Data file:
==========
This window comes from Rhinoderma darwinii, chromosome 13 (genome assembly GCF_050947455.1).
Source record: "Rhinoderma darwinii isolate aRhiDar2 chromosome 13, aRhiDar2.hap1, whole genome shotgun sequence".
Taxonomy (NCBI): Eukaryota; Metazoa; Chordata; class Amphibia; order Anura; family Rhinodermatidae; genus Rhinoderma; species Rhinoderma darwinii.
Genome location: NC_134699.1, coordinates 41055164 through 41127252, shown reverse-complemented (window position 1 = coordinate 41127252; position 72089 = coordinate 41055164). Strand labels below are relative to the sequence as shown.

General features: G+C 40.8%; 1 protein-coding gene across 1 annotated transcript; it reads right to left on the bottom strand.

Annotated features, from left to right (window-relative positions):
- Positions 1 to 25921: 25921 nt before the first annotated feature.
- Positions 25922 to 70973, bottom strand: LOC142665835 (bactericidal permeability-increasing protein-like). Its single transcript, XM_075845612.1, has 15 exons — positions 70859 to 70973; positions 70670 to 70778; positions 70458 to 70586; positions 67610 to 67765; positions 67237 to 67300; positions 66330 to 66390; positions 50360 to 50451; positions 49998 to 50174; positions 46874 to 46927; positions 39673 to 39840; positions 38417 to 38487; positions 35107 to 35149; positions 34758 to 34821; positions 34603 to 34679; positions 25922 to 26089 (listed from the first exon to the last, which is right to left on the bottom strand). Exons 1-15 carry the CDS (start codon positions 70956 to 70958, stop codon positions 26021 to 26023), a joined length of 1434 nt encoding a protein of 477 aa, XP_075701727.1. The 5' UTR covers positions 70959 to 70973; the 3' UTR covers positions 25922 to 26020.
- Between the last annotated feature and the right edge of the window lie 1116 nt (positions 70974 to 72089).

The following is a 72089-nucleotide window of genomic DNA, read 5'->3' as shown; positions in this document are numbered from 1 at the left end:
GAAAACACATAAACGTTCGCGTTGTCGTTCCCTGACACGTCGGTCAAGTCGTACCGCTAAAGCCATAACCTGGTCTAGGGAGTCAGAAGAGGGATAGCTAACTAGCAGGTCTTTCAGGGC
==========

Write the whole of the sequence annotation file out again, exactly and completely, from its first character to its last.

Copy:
This window comes from Rhinoderma darwinii, chromosome 13 (genome assembly GCF_050947455.1).
Source record: "Rhinoderma darwinii isolate aRhiDar2 chromosome 13, aRhiDar2.hap1, whole genome shotgun sequence".
Taxonomy (NCBI): Eukaryota; Metazoa; Chordata; class Amphibia; order Anura; family Rhinodermatidae; genus Rhinoderma; species Rhinoderma darwinii.
Genome location: NC_134699.1, coordinates 41055164 through 41127252, shown reverse-complemented (window position 1 = coordinate 41127252; position 72089 = coordinate 41055164). Strand labels below are relative to the sequence as shown.

General features: G+C 40.8%; 1 protein-coding gene across 1 annotated transcript; it reads right to left on the bottom strand.

Annotated features, from left to right (window-relative positions):
- Positions 1 to 25921: 25921 nt before the first annotated feature.
- Positions 25922 to 70973, bottom strand: LOC142665835 (bactericidal permeability-increasing protein-like). Its single transcript, XM_075845612.1, has 15 exons — positions 70859 to 70973; positions 70670 to 70778; positions 70458 to 70586; positions 67610 to 67765; positions 67237 to 67300; positions 66330 to 66390; positions 50360 to 50451; positions 49998 to 50174; positions 46874 to 46927; positions 39673 to 39840; positions 38417 to 38487; positions 35107 to 35149; positions 34758 to 34821; positions 34603 to 34679; positions 25922 to 26089 (listed from the first exon to the last, which is right to left on the bottom strand). Exons 1-15 carry the CDS (start codon positions 70956 to 70958, stop codon positions 26021 to 26023), a joined length of 1434 nt encoding a protein of 477 aa, XP_075701727.1. The 5' UTR covers positions 70959 to 70973; the 3' UTR covers positions 25922 to 26020.
- Between the last annotated feature and the right edge of the window lie 1116 nt (positions 70974 to 72089).

The following is a 72089-nucleotide window of genomic DNA, read 5'->3' as shown; positions in this document are numbered from 1 at the left end:
GAAAACACATAAACGTTCGCGTTGTCGTTCCCTGACACGTCGGTCAAGTCGTACCGCTAAAGCCATAACCTGGTCTAGGGAGTCAGAAGAGGGATAGCTAACTAGCAGGTCTTTCAGGGC